Other noble Lords have and will talk about Iraq and Afghanistan. I agree with all that the noble and gallant Lord, Lord Inge, said about Afghanistan. All I would add is that operations by the British defence forces are being conducted successfully today, but they cannot be maintained at their present tempo on current human and equipment resources and funding for much longer without inviting a dramatic deterioration in capability and performance, damage to the forces and risking operational failure. The defence planning assumptions have been proved to be inaccurate and need to be revisited, but many in Whitehall still feel that once the campaigns we are fighting are over all will be well and we can return to a notional status quo ante of normality, where demands on defence will be much less. To adopt that attitude at this time is wrong, irresponsible, very risky and dangerous.

I hope that Ministers and civil servants really understand the very great difficulties that commands have: new savings measures following hotfoot on previous savings measures; stoppage of programmes; cancellation of exercises or a reduction in their scope; failure to maintain housing; difficulty in obtaining spares and keeping elderly equipment running; and secondary medical care, which has been much in the news.

I am pleased to see that the Chief of the General Staff now seems happier with the treatment of our casualties, but it is worrying when he says that conditions have improved and every hospital is getting better. That is hardly a ringing endorsement. We have been at war for four years now. What has been happening in those four years? I agree with all that the noble Lord, Lord Burnett, said about the National Health Service and its excellent work. I am delighted that the Defence Select Committee will now address the problems. I, like I am sure many noble Lords, was deeply shocked by what some of the

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casualties, their wives, their partners and parents have had to say about their handling—I am not just talking about Birmingham.

We must be concerned about the future. It could get much worse in Afghanistan; we could have many more casualties. Can we really cope? What is planned? Do we really believe in the present arrangements? Like most people who have served in the Army, Royal Navy or Royal Air Force, I come from a fairly sceptical position. So often we have been let down by the medical plan. We were promised a single hospital; we were assured we would get it, but it never happened. We were promised separate wings at hospitals around the country; the concept was changed. We were told that Birmingham would be a large facility which would be able to deal with large numbers of casualties and that there would be military wards, but that is still to happen. We can hardly be blamed for being a little sceptical.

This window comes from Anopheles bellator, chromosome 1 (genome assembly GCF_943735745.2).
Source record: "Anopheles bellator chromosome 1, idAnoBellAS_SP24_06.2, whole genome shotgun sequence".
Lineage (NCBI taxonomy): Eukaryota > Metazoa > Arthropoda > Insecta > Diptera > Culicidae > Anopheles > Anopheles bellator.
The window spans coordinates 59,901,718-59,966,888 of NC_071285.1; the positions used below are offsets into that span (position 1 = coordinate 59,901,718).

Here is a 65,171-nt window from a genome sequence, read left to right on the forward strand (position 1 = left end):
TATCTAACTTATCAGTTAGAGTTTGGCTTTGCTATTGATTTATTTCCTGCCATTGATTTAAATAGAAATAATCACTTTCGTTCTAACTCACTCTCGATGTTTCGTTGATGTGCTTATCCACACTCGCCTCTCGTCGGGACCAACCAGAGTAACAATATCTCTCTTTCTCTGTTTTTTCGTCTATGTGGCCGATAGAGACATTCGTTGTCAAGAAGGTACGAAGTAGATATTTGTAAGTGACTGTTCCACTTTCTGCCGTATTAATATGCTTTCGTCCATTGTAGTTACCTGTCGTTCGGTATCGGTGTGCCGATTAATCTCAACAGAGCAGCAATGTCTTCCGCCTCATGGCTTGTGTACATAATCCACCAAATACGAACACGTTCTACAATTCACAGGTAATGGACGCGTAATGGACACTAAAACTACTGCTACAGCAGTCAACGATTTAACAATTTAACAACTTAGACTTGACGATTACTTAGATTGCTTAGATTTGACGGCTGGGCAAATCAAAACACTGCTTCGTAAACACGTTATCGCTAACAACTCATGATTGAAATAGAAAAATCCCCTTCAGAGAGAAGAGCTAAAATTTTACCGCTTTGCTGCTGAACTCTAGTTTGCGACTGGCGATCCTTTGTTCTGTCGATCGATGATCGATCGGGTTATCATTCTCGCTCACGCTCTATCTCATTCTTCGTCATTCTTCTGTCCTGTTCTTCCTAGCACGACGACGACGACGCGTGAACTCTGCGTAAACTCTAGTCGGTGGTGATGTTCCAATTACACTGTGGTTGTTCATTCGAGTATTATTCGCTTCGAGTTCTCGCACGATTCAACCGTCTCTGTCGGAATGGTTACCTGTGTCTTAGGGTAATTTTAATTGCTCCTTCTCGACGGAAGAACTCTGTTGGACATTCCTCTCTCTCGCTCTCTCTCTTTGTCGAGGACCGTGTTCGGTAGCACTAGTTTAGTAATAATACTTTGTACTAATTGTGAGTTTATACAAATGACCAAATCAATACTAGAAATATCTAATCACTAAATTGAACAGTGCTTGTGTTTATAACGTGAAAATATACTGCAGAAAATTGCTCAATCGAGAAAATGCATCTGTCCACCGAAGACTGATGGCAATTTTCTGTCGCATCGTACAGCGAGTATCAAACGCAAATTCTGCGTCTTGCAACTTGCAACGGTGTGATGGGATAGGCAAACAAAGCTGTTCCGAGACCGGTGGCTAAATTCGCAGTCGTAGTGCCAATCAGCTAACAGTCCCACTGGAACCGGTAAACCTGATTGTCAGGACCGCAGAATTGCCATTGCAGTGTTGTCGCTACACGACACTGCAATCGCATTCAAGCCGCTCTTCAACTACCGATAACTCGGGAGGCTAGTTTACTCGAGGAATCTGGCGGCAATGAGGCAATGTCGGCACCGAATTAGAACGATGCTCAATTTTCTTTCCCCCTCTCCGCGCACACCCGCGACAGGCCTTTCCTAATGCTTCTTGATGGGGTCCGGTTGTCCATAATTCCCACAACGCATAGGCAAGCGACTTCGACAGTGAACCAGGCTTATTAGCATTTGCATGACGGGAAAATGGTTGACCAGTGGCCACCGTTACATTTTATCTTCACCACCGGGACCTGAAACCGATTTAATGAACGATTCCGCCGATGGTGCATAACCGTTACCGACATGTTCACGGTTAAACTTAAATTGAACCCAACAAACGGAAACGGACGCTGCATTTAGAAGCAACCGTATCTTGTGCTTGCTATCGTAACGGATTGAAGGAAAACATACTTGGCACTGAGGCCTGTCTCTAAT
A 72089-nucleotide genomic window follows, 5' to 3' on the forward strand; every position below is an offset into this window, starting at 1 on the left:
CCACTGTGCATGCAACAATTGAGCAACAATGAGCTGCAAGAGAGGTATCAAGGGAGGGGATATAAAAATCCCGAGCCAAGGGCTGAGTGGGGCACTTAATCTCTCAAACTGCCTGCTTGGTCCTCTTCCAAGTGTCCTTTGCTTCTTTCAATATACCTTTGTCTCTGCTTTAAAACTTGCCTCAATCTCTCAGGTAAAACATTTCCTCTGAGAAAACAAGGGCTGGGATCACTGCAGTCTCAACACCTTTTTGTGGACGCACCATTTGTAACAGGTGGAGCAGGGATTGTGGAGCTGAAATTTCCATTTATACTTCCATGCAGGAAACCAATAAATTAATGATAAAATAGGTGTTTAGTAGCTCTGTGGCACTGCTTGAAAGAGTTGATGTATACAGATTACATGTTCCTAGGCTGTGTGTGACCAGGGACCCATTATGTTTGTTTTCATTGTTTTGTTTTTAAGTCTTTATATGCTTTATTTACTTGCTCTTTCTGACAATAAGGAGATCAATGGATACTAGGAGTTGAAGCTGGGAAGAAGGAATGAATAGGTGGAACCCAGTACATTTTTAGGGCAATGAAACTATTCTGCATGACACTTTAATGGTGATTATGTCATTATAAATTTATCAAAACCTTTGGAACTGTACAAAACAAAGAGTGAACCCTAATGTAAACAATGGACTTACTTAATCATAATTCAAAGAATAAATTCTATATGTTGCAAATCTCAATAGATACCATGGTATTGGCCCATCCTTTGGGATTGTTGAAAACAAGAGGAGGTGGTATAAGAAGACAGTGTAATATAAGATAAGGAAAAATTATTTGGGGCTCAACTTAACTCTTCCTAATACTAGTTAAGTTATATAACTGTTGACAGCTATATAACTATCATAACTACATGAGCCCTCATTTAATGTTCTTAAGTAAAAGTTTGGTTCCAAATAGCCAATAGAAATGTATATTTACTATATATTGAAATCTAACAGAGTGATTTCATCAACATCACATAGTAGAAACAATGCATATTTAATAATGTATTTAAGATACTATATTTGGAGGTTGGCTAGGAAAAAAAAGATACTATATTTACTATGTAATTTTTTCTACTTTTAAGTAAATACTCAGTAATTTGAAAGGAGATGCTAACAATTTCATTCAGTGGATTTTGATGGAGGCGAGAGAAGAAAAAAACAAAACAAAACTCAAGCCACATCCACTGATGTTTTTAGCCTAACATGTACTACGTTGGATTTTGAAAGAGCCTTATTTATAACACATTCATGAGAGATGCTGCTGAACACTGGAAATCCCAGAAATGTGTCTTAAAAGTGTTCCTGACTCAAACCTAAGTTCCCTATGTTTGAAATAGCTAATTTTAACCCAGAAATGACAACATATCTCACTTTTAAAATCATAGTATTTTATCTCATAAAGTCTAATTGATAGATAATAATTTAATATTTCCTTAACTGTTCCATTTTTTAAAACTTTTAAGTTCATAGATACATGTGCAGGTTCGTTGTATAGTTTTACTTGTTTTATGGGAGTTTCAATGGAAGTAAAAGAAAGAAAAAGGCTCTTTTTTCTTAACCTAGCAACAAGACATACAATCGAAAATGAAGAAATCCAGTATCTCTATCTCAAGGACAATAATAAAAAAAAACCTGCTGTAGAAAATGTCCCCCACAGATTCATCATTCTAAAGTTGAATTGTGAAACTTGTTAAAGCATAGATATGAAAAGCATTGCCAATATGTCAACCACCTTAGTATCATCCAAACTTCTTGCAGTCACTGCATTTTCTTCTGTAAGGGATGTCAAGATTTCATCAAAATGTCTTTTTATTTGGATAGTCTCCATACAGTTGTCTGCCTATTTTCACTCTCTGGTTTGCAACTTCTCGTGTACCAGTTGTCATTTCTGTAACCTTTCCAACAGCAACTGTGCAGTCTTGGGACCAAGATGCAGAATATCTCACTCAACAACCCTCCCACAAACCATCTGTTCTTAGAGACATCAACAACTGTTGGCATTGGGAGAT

Of course, it is not all gloom. Some equipment, as people have said, is as good as any in the world, but commanders and their staffs spend an inordinate amount of time managing crises caused by inadequate budgets and financial measures imposed at short notice. We will be in real trouble if the main preoccupation of a commander is financial rather than training and going on operations. With all due respect to the noble Lord, Lord James of Blackheath, we do not want battalions in Afghanistan commanded by bean counters.

What should be done for defence? It is quite obvious that we cannot afford, with the resources that we have today, everything that we would like. The sums do not add up. We have three options. First, we can funk it: we can count on the world becoming a safer place. Quite honestly, that would change the services and we would be too weak everywhere.

Secondly, we could keep the defence budget at much the same size but change the priorities of how it is spent. That would mean directing more money to the Army, which is too small by several thousands, and would probably have a devastating effect on the Royal Navy and the Royal Air Force. Today, operations are manpower-intensive. We need more people and the Ministry of Defence misled us when we thought that cuts imposed on defence would be compensated by clever new technology: the Revolution in Military Affairs and Networked Enabled Capability.

Baroness Royall of Blaisdon: My Lords, the noble and gallant Lord is three minutes over his allotted time.

3.17 pm

Lord Marlesford: My Lords, I join the thanks to my noble friend Lord King. It is interesting that we are having a debate on defence with six former senior service officers from the Armed Forces, from all three services, four of them former Chiefs of Defence Staff. Given how we spent yesterday afternoon, that confirms the talent of this House. To follow that for a second, I would like to believe—I do not do so with any confidence—that other than the excellent Minister who will answer and to whom I shall refer again, senior officials in the Ministry of Defence will read this debate in full, including the Permanent Secretary to whom I shall also refer again.



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I shall briefly talk about two things: equipment and defence finance. I have nothing like the knowledge of my noble friend Lord James, but I shall refer to one particular piece of equipment; the Bowman radio system. It is perfectly obvious to anyone who knows even a little about military matters—I merely did National Service as an infantryman—that the radio is just as much a weapon as a rifle, and just as essential in modern warfare. It is sad that we have had this disgraceful situation with the Bowman.